You receive a promo for a band. You quite like how said-band sound, but after a while said-band leave you a bit underwhelmed. So, you leave them for a few days. You listen to other bands, refresh yourself with classics of days-gone-by and other new releases, then go back to said-band. Hmm. Still quite good, but there’s something missing. A big empty space. A lack of imagination? And this leads to an inability to write an engaging opening paragraph to your review. Trying to avoid the ‘Said-band are from Timbuktu and play pig-core on their debut album Evil Pig Pentagram and are influenced by the Tibetan Glamcore scene,’ I thought about writing a story using the song titles as prompts, going completely off-track and discussing my morning quandaries, such as what syrup to have in my latte, or going pretentious and meta. I decided to go pretentious and meta; I hadn’t gone meta on the site before: here I am. Kavrila are from Hamburg, Germany and play doom-punk on their debut Blight and are influenced heavily by post-hardcore. That was easy.
Looking at Blight’s 24-minute runtime would conjure ideas that this would be a blistering record that doesn’t let up. Not necessarily. It begins with blistering intensity as “Each” chugs, crunches and rumbles with simple yet effective mid-paced hardcore-flecked metal riffs. It’s melodic and easy to digest, with the hooks and memorable moments provided by the cadence of the vocalist. His dusty, sand-paper bellows are well enunciated, devolving into deeper anguished growls at points throughout. “Each” also contains the faintest traces of an organ and well-placed spurts of galloping drumming, however there’s not much more to comment on. This isn’t necessarily a negative: the simplicity is striking. “Each” slaloms into “Lungs” with simple licks and echoing vocals before becoming a controlled whirlwind, plugged by semi-breakdowns, make up the opening minute. Then, bored already with the blistering aggression – and there’s only been about three minutes of it at this point – the song moves into a dreary doom section that fails to rouse much in me. Vocally the dusty drawl is powerful, but the rest of the instrumentation falls into very bland territories.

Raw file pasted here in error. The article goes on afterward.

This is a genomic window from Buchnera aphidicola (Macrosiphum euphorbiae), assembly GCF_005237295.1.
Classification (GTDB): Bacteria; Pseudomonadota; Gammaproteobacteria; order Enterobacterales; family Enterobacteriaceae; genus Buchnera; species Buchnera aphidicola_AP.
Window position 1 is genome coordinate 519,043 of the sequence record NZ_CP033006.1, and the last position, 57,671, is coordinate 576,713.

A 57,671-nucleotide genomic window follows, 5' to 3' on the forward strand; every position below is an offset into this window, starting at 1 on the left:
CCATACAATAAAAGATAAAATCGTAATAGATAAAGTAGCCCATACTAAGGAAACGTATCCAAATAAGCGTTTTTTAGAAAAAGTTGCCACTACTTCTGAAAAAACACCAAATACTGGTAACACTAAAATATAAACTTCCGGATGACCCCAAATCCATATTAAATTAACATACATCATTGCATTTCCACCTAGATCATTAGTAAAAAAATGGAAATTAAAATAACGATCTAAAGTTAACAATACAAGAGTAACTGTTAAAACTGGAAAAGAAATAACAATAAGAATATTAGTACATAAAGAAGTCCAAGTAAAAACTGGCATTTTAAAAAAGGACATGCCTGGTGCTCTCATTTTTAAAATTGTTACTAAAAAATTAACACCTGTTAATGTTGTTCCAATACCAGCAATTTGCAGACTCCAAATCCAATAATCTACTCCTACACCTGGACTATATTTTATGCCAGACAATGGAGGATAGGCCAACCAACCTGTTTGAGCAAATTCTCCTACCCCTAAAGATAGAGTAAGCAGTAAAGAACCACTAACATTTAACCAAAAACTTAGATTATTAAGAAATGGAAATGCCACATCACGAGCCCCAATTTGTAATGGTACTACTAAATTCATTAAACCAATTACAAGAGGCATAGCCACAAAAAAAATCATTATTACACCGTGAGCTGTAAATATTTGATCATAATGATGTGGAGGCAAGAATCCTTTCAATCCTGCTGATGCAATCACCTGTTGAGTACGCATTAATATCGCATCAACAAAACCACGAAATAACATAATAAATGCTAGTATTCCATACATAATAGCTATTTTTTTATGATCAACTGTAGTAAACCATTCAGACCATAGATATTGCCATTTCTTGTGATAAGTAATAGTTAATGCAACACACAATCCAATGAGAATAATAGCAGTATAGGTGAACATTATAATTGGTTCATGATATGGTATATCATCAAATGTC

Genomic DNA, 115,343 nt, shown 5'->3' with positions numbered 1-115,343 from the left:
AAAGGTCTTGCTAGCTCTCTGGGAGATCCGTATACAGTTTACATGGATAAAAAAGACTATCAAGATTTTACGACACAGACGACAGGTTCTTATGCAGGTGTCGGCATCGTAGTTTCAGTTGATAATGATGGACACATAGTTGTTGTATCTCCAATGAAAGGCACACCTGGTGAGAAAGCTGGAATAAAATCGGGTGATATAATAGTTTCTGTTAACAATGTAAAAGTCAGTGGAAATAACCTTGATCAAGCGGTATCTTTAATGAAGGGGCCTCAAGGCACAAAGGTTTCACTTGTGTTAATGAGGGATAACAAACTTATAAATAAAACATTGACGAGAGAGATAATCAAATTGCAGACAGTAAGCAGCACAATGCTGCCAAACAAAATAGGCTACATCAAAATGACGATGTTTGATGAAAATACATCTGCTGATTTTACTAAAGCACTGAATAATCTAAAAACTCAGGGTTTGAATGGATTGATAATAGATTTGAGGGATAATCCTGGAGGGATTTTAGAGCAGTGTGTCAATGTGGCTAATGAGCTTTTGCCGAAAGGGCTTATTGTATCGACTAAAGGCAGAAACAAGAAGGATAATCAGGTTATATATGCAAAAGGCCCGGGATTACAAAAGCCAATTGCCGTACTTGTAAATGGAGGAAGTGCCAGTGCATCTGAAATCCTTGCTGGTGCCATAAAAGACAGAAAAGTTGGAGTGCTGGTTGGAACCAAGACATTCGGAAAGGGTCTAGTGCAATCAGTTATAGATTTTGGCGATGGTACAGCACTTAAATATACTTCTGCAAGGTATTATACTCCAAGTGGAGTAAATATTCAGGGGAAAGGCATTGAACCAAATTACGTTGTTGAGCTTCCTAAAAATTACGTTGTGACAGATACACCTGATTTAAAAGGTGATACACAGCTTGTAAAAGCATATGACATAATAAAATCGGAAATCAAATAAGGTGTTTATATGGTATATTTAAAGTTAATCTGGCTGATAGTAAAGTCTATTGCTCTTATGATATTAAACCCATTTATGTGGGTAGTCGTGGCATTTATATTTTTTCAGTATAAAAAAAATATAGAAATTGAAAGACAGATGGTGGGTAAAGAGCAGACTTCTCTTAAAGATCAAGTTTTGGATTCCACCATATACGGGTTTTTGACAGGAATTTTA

Already the band seem to be experiencing an identity crisis. “Abandon” opens with groovy, hooky tastiness. Warm and bouncy licks decorate the lively opening and the verses rock with a cool swagger that counteract well against the moody chord changes of the chorus. This relationship between the almost-poppy simplicity of the verses and the miserable shift in the chorus is very well done. Another tonal shift occurs with “Gold,” reverting the album back into the desolation of doom. A post-hardcore vibe travels with the doom here as the song shifts into a mid-paced groove and vocals take on a vulnerable quality, but, as with the second half of “Lungs,” the song detracts from the energy harnessed in “Abandon.”
“Demolish” is the logical follow-up to “Lungs,” swaggering with a real hearty groove and harnessing an honest hardcore-vibe. The choppier, down-tuned tone of the song’s core, interspersed with spurts of hardcore-punk, works very well, embellished by angrier vocals. “Golem,” too, harnesses this hardcore swagger well, sounding like a much cleaner, doom-dressed contemporary of Have Heart and Trapped Under Ice. However, the song once again moves into a superfluous doomy section that splutters and falters almost instantly. And, as expected, the next song “Apocalypse” drags you straight back into the urgent post-hardcore, disregarding the movements of the previous. The guitars and drums here, compared to most of the album, are strikingly unique: guitars warp and bend like sirens and the drums descend into heavy rumbles that nearly move into blast-beat territories. The song’s only 1 minute and 25 seconds long, but it packs a punch and manages to unearth nuance and diversity excellently well. Like the inevitability of death, closer “Each – (Part Two)” moves the song back into slow territories, rumbling along at a sullen pace for two-and-a-half minutes before moving into an instrumental ending.
Despite Blight’s short run-time, I found myself skipping the slower parts to get to the juice of the fast-paced stuff. In my opinions, Kavrila are much better at playing the punkier, harder, heavier, and more blistering stuff; the doom and noise severely limps behind. The more melodic and hook-heavy moments, too, are very well written, and the band rely on dynamics and progressions rather than individual instrumental showboating. However, this is too inconsistent and irregular for it to be deemed a complete success. There’s certainly something here though.